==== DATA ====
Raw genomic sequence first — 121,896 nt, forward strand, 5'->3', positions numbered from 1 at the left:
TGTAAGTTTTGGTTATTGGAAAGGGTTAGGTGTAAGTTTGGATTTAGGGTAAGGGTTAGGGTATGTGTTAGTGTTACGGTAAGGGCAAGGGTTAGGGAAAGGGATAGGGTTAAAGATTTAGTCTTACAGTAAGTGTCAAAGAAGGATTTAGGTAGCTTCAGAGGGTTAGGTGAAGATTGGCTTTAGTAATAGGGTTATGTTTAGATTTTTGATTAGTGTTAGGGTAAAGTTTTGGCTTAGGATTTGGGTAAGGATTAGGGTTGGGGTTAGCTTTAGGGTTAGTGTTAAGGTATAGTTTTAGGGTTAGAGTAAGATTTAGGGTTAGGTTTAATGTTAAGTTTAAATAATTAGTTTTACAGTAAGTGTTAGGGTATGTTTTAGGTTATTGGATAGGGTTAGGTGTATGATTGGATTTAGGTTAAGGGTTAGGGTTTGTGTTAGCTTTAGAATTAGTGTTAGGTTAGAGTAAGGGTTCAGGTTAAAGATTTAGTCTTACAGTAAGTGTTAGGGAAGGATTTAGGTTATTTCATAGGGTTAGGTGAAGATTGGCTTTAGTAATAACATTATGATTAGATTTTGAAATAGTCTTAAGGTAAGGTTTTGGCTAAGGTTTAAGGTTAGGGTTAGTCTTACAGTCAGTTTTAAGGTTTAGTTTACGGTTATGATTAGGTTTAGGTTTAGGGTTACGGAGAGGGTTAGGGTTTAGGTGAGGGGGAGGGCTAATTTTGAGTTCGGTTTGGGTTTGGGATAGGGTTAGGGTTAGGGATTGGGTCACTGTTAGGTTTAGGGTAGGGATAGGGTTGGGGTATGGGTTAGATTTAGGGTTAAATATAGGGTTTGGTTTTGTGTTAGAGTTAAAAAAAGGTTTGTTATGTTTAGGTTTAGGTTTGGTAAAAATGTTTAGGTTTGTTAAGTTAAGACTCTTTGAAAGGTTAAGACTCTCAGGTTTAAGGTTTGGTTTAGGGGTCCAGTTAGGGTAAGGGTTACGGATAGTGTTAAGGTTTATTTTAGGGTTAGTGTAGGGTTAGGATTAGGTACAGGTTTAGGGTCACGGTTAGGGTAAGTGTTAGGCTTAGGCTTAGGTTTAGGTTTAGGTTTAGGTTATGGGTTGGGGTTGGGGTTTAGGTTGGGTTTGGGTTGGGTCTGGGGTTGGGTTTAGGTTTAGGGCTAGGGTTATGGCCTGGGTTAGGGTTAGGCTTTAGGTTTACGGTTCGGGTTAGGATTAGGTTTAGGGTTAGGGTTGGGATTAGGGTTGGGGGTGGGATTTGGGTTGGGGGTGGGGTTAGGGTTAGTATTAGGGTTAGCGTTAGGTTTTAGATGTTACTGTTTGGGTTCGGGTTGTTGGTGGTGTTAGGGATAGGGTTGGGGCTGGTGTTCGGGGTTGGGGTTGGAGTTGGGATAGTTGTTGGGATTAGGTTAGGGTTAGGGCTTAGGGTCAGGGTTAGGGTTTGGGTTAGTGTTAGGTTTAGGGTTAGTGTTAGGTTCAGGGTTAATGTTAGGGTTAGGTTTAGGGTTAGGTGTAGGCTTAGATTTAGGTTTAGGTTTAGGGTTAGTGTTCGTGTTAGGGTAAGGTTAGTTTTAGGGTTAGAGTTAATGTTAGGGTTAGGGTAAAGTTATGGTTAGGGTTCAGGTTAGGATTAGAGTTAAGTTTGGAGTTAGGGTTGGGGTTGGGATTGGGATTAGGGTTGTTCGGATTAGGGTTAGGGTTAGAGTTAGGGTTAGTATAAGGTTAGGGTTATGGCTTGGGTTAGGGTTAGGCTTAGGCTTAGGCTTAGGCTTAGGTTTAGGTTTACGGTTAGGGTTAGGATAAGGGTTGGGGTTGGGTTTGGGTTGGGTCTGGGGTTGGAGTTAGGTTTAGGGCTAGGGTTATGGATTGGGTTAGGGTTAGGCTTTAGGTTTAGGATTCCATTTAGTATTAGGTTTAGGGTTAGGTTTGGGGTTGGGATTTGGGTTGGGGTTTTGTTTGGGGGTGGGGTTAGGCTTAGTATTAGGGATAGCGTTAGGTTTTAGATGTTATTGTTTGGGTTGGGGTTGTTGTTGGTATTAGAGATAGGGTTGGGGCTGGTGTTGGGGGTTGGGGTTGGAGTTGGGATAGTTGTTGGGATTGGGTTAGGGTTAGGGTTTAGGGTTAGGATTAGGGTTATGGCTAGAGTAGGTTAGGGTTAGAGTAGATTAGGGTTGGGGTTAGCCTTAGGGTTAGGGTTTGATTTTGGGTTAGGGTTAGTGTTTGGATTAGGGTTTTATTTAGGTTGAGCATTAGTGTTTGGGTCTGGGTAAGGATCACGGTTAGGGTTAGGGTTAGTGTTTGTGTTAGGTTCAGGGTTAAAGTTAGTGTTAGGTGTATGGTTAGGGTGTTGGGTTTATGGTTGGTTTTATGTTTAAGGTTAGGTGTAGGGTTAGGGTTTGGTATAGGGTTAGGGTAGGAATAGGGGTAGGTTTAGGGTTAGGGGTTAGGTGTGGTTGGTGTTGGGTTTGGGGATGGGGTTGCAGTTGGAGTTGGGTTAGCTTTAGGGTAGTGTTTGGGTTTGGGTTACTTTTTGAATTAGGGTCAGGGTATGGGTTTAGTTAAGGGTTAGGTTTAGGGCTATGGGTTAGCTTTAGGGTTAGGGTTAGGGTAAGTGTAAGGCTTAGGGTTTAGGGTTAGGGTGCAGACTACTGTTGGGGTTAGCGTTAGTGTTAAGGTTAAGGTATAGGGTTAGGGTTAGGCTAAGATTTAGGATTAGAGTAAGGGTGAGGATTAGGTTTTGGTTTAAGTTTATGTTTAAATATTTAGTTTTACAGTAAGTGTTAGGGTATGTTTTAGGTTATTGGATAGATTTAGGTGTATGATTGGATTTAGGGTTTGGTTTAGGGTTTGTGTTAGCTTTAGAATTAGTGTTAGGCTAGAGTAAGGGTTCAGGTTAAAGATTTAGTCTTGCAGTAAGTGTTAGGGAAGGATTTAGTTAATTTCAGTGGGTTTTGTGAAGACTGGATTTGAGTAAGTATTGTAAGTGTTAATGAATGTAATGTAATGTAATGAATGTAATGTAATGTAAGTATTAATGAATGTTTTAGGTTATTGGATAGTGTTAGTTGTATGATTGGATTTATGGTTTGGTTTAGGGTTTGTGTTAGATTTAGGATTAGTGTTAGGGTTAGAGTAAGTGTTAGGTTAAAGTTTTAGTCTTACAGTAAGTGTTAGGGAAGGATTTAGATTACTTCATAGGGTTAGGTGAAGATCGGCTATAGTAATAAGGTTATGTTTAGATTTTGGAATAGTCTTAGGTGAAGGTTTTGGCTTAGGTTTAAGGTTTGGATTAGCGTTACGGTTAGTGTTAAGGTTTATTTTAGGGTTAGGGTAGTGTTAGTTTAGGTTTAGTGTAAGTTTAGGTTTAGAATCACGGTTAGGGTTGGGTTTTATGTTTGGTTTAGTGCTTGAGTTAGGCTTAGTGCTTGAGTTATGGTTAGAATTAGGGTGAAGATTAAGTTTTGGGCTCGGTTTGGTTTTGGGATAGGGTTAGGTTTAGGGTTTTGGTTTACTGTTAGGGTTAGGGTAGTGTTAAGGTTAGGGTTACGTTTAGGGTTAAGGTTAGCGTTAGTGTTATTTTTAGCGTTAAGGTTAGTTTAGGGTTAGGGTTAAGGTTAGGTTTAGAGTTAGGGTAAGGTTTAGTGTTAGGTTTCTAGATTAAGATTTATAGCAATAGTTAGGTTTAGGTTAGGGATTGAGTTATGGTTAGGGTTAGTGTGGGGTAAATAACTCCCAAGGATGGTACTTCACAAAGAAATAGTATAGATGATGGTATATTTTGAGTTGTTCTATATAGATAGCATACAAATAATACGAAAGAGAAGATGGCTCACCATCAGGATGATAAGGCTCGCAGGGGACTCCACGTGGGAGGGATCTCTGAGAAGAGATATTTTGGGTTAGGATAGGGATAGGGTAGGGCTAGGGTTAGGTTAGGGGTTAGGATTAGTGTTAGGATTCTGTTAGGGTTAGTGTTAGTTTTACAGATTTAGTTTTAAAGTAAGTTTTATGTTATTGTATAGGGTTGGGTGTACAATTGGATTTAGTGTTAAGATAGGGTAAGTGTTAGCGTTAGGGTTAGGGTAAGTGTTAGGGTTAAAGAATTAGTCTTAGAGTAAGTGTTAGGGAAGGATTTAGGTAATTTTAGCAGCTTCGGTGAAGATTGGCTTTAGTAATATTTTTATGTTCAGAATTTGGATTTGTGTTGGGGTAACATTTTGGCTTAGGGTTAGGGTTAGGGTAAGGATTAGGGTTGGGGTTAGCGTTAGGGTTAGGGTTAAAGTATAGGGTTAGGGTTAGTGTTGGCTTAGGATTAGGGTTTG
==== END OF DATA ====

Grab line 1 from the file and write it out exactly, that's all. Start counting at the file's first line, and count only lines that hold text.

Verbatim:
Raw genomic sequence first — 121,896 nt, forward strand, 5'->3', positions numbered from 1 at the left: